• assessment of individual children's learning, so that it more clearly shows children's progress over time

  • programme planning, by clearly identifying the strategies teachers might use to support children's learning

  • approaches to support children's understanding of bicultural Aotearoa New Zealand

  • internal evaluation, by using evaluative questions to guide the centre's inquiries into the effectiveness of current management and teaching practices and to help improve operations.

Management Assurance on Legal Requirements

Before the review, the staff and management of School of Fish Childcare completed an ERO Centre Assurance Statement and Self-Audit Checklist. In these documents they attested that they have taken all reasonable steps to meet their legal obligations related to:

  • curriculum
  • premises and facilities
  • health and safety practices
  • governance, management and administration.

During the review, ERO looked at the service’s systems for managing the following areas that have a potentially high impact on children's wellbeing:

  • emotional safety (including positive guidance and child protection)

  • physical safety (including supervision; sleep procedures; accidents; medication; hygiene; excursion policies and procedures)

  • suitable staffing (including qualification levels; police vetting; teacher registration; ratios)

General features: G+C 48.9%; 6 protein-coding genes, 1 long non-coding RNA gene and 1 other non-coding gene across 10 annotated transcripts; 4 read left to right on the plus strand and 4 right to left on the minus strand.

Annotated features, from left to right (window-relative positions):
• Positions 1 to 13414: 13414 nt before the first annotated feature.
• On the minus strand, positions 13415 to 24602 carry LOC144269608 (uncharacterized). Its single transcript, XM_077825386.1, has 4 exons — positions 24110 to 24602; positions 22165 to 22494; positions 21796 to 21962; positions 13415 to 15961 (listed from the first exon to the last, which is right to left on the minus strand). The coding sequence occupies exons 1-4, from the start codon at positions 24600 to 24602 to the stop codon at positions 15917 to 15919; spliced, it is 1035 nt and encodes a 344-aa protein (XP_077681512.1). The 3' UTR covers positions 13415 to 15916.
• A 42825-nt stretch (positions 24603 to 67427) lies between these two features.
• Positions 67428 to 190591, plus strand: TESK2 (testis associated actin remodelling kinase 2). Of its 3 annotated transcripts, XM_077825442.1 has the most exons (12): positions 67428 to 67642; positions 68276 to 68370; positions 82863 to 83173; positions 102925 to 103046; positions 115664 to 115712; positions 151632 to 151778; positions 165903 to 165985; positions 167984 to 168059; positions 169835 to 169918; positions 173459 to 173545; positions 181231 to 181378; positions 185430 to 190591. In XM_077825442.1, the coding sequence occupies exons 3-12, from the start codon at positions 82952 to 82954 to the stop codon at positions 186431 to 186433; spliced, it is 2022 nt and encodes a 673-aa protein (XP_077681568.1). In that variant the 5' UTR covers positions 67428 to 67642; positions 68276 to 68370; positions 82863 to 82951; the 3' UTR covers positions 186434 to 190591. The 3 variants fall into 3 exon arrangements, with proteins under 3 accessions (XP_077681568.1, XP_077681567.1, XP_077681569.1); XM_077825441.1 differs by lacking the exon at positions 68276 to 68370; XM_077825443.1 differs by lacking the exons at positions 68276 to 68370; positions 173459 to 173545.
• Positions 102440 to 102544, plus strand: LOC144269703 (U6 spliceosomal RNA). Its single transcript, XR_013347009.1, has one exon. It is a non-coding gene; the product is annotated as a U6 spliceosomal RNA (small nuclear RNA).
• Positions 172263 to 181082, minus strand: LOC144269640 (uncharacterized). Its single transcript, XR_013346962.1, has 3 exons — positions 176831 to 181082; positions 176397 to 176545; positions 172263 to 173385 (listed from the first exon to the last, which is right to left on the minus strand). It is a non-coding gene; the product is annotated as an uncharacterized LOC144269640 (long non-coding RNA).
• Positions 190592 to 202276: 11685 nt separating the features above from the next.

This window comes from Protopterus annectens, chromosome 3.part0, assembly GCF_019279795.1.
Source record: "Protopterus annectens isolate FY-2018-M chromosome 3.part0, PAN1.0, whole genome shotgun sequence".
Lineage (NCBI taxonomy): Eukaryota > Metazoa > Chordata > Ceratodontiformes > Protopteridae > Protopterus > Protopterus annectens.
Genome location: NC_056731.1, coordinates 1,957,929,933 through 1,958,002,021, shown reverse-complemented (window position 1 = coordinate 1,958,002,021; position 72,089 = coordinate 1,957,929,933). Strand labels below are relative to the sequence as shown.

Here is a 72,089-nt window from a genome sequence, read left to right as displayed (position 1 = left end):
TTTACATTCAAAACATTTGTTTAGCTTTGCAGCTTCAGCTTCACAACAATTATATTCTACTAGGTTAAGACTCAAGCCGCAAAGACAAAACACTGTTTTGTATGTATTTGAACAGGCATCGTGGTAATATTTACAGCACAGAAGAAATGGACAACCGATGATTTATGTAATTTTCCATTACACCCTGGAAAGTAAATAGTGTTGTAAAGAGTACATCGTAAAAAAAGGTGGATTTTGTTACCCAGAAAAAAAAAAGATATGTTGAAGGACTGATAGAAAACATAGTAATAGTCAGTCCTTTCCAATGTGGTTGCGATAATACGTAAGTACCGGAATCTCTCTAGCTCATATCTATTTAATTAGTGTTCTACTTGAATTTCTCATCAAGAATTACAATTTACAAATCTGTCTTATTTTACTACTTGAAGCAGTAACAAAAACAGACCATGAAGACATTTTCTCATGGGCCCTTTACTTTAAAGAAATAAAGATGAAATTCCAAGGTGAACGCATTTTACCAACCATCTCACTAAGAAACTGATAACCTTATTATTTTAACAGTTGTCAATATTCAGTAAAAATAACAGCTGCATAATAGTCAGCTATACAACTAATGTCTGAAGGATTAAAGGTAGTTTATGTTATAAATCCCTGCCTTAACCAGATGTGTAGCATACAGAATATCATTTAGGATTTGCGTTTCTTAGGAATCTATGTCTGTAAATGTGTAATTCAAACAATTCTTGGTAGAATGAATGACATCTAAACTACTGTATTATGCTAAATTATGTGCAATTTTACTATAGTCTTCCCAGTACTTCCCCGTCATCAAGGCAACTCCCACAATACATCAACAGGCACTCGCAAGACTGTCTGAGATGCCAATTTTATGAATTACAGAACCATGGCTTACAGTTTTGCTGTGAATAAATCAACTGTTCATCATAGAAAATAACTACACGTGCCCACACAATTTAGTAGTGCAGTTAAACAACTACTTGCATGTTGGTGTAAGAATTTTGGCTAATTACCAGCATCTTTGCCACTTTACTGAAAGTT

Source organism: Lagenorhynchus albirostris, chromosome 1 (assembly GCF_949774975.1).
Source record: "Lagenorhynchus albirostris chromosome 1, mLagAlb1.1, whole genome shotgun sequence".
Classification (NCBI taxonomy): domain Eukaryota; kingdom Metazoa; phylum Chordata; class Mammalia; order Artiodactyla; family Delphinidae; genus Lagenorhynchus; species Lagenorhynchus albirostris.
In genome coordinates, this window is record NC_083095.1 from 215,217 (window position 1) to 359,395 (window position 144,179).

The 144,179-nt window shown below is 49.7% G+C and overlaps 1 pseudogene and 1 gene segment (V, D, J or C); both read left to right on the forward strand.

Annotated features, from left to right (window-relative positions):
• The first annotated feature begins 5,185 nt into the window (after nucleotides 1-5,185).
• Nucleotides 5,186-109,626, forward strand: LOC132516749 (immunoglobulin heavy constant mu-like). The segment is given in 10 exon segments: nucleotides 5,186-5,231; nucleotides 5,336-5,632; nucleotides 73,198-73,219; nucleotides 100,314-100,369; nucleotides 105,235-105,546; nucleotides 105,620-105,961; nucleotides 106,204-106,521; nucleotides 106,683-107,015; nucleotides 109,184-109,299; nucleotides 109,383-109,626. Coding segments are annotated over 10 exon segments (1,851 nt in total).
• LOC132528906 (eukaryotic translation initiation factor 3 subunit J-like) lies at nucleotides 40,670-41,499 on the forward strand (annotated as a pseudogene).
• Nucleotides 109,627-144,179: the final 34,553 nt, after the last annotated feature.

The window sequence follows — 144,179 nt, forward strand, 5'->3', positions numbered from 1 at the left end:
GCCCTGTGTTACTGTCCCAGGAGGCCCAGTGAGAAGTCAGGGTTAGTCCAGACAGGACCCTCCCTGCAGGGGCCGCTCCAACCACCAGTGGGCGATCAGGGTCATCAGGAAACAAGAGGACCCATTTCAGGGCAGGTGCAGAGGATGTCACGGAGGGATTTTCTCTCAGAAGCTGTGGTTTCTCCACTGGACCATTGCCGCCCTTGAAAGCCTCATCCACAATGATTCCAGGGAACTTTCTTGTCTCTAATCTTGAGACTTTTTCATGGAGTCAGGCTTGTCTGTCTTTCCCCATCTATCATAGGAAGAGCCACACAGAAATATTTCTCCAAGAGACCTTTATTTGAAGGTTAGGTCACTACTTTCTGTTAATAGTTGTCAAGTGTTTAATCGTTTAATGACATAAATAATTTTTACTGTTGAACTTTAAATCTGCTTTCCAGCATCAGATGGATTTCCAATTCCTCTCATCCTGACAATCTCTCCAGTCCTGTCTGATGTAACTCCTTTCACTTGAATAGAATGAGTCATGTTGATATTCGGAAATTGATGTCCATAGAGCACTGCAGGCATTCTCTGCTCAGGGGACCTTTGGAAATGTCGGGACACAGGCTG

• evacuation procedures and practices for fire and earthquake.

All early childhood services are required to promote children's health and safety and to regularly review their compliance with legal requirements.

Next ERO Review

When is ERO likely to review the service again?

The next ERO review of School of Fish Childcare will be in three years.

Violet Tu’uga Stevenson

Director Review and Improvement Services

Te Tai Raki - Northern Region

2 November 2018

The Purpose of ERO Reports

The Education Review Office (ERO) is the government department that, as part of its work, reviews early childhood services throughout Aotearoa New Zealand. ERO’s reports provide information for parents and communities about each service’s strengths and next steps for development. ERO’s bicultural evaluation framework Ngā Pou Here is described in SECTION 3 of this report. Early childhood services are partners in the review process and are expected to make use of the review findings to enhance children's wellbeing and learning.

2 Information about the Early Childhood Service

Location

Onehunga, Auckland

Ministry of Education profile number

46284

Licence type

Education & Care Service

Licensed under

Education (Early Childhood Services) Regulations 2008

Number licensed for

60 children, including up to 12 aged under 2